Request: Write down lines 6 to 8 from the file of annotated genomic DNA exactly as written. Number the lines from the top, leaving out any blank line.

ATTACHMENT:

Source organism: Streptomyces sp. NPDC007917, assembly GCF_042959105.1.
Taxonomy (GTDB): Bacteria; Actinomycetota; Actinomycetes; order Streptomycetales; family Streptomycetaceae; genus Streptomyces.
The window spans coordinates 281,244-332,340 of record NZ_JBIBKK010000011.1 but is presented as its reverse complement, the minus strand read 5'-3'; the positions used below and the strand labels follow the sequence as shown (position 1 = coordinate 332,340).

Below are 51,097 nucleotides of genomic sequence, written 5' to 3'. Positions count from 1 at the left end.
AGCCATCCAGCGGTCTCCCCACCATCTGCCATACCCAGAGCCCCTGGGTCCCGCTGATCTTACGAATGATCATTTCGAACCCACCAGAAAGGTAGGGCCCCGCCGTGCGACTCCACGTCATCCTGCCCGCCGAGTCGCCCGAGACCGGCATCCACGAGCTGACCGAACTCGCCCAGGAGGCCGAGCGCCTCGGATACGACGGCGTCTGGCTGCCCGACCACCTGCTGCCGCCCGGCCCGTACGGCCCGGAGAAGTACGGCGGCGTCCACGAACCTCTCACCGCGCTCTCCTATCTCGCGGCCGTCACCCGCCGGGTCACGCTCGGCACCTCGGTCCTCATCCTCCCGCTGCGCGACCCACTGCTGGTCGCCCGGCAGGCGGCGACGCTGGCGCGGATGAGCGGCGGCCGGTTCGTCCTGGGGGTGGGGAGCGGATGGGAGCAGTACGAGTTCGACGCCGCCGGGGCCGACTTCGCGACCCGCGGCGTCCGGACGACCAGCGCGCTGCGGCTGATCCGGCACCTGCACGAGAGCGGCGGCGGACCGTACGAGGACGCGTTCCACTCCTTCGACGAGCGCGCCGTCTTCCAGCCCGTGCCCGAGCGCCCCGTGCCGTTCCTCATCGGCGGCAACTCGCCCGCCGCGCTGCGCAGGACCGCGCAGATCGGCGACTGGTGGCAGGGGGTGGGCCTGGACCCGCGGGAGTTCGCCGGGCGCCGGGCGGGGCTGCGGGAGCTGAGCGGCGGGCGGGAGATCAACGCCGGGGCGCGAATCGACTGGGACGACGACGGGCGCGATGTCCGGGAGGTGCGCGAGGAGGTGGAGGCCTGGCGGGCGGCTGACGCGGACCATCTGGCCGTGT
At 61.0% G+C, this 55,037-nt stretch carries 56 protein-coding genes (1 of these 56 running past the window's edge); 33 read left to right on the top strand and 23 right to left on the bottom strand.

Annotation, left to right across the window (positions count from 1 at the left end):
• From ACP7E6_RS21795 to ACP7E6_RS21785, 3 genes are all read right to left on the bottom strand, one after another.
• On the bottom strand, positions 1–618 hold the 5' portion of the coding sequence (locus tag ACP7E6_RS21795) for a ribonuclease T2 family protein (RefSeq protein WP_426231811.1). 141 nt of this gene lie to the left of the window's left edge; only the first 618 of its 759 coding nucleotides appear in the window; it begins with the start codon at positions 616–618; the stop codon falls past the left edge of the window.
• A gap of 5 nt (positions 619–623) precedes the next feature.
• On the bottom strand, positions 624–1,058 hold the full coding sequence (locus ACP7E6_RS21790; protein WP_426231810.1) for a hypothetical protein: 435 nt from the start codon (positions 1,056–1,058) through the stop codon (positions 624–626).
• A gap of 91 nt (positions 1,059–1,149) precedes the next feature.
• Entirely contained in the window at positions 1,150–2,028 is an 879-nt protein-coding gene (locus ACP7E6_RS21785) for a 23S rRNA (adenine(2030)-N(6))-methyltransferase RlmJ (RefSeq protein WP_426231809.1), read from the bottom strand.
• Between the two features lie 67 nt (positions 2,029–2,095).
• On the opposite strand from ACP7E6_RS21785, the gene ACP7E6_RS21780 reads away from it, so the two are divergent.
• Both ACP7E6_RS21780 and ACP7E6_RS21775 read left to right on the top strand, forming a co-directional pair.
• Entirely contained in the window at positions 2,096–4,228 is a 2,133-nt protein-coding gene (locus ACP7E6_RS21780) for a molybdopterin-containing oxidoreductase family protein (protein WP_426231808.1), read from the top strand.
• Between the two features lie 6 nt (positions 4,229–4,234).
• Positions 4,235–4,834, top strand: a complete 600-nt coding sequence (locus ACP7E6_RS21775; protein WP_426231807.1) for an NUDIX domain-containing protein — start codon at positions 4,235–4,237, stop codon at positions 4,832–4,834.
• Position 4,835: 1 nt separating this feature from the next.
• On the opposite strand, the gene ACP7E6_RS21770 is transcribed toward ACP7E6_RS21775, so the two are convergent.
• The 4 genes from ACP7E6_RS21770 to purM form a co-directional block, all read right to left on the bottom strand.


At 61.0% G+C, this 55,037-nt stretch carries 56 protein-coding genes (1 of these 56 running past the window's edge); 33 read left to right on the top strand and 23 right to left on the bottom strand.

Annotation, left to right across the window (positions count from 1 at the left end):
• From ACP7E6_RS21795 to ACP7E6_RS21785, 3 genes are all read right to left on the bottom strand, one after another.